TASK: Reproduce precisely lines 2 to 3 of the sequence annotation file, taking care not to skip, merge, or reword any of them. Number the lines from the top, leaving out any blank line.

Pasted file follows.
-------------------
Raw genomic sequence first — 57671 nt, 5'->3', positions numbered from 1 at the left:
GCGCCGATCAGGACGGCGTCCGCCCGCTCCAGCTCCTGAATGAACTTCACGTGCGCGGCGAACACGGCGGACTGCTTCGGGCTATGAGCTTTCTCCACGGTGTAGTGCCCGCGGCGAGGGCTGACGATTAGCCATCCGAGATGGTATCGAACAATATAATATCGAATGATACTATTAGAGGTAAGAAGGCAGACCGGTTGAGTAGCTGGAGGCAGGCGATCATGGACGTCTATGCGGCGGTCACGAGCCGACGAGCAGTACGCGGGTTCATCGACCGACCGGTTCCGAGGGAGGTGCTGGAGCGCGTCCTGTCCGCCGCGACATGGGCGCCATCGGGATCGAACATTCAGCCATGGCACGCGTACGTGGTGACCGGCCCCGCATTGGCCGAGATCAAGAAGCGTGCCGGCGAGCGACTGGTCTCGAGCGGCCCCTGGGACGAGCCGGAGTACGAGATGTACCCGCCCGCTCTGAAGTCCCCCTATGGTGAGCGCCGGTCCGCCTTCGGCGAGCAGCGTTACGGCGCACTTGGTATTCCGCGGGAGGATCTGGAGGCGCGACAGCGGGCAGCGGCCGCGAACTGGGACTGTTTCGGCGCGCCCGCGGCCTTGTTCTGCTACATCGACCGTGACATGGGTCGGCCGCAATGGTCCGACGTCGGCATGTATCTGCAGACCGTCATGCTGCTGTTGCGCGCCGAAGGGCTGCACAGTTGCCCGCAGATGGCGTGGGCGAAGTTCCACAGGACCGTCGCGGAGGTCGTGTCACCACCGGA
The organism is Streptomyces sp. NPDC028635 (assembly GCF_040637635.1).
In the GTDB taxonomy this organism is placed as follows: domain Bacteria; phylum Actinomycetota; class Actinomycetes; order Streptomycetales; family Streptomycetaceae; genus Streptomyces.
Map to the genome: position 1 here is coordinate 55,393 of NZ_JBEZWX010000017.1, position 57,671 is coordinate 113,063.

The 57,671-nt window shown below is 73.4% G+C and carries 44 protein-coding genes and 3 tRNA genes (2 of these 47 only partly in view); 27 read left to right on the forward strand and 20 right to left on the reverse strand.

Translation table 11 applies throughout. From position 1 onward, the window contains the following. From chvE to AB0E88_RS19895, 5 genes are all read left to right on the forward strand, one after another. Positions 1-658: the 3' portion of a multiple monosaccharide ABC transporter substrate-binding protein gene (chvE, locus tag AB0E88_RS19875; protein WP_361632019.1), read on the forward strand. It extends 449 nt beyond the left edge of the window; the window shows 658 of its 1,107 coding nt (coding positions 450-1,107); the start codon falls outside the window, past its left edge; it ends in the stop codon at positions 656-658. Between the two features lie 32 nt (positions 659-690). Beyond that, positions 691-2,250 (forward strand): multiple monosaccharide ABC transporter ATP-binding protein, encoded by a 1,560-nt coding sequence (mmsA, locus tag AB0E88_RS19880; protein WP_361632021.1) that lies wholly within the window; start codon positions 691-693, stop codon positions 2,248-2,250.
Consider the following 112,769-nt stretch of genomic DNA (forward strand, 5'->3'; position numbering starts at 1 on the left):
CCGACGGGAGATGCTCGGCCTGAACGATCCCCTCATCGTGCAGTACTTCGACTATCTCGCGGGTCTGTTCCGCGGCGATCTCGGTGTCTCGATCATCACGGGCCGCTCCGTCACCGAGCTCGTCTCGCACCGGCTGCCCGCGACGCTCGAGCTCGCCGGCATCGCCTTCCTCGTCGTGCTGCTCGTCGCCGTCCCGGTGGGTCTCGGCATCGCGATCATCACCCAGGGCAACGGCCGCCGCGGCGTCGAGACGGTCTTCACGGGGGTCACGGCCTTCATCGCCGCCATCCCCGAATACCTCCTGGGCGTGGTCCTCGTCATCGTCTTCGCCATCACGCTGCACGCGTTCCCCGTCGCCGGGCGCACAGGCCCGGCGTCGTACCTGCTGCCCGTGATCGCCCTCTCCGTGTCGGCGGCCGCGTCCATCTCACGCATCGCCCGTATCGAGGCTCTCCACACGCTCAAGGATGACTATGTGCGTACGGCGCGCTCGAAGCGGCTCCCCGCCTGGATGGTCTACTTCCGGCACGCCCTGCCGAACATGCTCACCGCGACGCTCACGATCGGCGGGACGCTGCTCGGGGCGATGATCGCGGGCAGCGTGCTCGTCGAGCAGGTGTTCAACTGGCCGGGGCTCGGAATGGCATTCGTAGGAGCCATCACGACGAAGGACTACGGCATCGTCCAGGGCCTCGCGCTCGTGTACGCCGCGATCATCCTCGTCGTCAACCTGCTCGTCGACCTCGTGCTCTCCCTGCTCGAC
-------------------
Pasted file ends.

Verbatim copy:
GCGCCGATCAGGACGGCGTCCGCCCGCTCCAGCTCCTGAATGAACTTCACGTGCGCGGCGAACACGGCGGACTGCTTCGGGCTATGAGCTTTCTCCACGGTGTAGTGCCCGCGGCGAGGGCTGACGATTAGCCATCCGAGATGGTATCGAACAATATAATATCGAATGATACTATTAGAGGTAAGAAGGCAGACCGGTTGAGTAGCTGGAGGCAGGCGATCATGGACGTCTATGCGGCGGTCACGAGCCGACGAGCAGTACGCGGGTTCATCGACCGACCGGTTCCGAGGGAGGTGCTGGAGCGCGTCCTGTCCGCCGCGACATGGGCGCCATCGGGATCGAACATTCAGCCATGGCACGCGTACGTGGTGACCGGCCCCGCATTGGCCGAGATCAAGAAGCGTGCCGGCGAGCGACTGGTCTCGAGCGGCCCCTGGGACGAGCCGGAGTACGAGATGTACCCGCCCGCTCTGAAGTCCCCCTATGGTGAGCGCCGGTCCGCCTTCGGCGAGCAGCGTTACGGCGCACTTGGTATTCCGCGGGAGGATCTGGAGGCGCGACAGCGGGCAGCGGCCGCGAACTGGGACTGTTTCGGCGCGCCCGCGGCCTTGTTCTGCTACATCGACCGTGACATGGGTCGGCCGCAATGGTCCGACGTCGGCATGTATCTGCAGACCGTCATGCTGCTGTTGCGCGCCGAAGGGCTGCACAGTTGCCCGCAGATGGCGTGGGCGAAGTTCCACAGGACCGTCGCGGAGGTCGTGTCACCACCGGA
The organism is Streptomyces sp. NPDC028635 (assembly GCF_040637635.1).